Flounder Longsnout Flounder - Ammotretis rostratus; Spotted Flounder - Ammotretis lituratus; Largetooth Flounder - Pseudorhombus arsius; Greenback Flounder - Rhombosolea tapirina


Flounders are flatfish that have become extremely popular in restaurants. They generally have a delicate to medium flavour and their unusual appearance suits them exceptionally well to presentation—especially something a little out of the ordinary.

Flounders are often served whole and can either be boned-out, or with the bones left in to provide an attractive appearance.

Flounders have been found to bake beautifully either as they come, or with a stuffing of fresh herbs and lemon zest. Lightly covered with seasoned flour, flounders can also be grilled with a little oil and lemon juice, or meunière style to produce great results. Lemon butter or meunière is a popular accompaniment and the use of herbs such as dill, sage and basil will make sure your flounder does not flop.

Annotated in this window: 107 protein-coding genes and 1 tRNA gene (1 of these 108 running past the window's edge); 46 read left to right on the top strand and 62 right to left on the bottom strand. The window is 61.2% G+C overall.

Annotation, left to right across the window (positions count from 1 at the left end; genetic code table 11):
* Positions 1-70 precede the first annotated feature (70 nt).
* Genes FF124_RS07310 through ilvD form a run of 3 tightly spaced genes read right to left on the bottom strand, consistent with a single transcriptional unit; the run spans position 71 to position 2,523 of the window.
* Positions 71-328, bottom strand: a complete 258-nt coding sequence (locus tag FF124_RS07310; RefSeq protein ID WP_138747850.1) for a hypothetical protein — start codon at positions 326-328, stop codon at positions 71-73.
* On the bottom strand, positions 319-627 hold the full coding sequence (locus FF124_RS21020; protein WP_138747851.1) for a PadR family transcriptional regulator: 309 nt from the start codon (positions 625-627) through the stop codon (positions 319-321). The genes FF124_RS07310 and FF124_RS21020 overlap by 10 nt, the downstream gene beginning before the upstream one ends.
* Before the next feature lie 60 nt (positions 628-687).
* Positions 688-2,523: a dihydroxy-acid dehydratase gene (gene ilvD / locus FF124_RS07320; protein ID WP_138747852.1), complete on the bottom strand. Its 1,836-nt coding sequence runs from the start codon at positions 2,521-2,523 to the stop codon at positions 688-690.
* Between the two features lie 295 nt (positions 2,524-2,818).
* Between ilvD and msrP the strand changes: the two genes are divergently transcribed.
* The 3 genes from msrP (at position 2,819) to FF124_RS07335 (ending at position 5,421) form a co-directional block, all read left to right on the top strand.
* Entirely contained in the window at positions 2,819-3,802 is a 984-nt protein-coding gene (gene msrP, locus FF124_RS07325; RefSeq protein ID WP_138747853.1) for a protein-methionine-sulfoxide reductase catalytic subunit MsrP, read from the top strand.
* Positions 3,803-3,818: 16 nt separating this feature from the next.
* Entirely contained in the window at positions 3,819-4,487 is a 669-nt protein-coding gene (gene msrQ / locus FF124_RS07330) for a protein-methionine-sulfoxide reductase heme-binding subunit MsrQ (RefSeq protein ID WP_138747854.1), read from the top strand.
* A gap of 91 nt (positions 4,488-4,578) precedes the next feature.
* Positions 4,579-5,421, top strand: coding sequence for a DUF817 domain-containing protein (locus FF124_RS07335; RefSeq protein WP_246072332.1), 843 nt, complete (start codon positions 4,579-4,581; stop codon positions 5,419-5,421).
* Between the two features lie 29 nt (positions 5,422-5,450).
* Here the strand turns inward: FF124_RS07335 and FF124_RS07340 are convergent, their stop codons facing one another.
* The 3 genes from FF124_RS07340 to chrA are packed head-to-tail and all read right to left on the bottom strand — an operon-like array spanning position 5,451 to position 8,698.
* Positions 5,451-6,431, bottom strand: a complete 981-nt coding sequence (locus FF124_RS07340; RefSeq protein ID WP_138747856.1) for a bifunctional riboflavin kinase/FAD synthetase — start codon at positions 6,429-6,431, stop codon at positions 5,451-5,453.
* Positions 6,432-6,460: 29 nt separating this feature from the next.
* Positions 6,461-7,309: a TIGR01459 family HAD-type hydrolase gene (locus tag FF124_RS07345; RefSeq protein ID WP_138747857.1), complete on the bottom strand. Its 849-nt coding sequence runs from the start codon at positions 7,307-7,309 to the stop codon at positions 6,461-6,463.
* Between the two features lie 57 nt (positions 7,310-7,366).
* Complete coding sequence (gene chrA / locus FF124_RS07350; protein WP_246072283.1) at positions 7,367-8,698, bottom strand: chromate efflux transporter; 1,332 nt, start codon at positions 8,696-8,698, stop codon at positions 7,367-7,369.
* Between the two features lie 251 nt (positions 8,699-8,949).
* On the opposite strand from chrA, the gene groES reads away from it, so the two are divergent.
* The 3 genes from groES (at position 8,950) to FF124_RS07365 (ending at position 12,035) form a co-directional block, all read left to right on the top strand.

For something different, lightly grill flounder fillets and then poach them in wine. Be careful not to overcook.

Peter Harris’ recipe from the Grange Jetty Kiosk in South Australia (p. 305) involves shallow or deep frying flounder coated in a salt and pepper mix, and is served with a “salad of snow pea sprouts”.




The bay flounders have a more delicate flavour than other flounders.

Low to Medium dry


With a medium strength of flavour, these species are complemented by young, flavoursome Chardonnays. Unwooded Chardonnay s will complement the suggestions of grilling with oil and lemon, topped with a little lemon butter.

Nutrition Information (average quantity per 100g)

Energy na Fat (total) 1.3 g Alpha‐linolenic acid 36 mg
Protein na Saturated fat 36% of total fat Docosahexaenoic acid 61 mg

20 mg

Monounsaturated fat 31% of total fat Eicosapentaenoic acid 98 mg
Sodium na Polyunsaturated fat 32% of total fat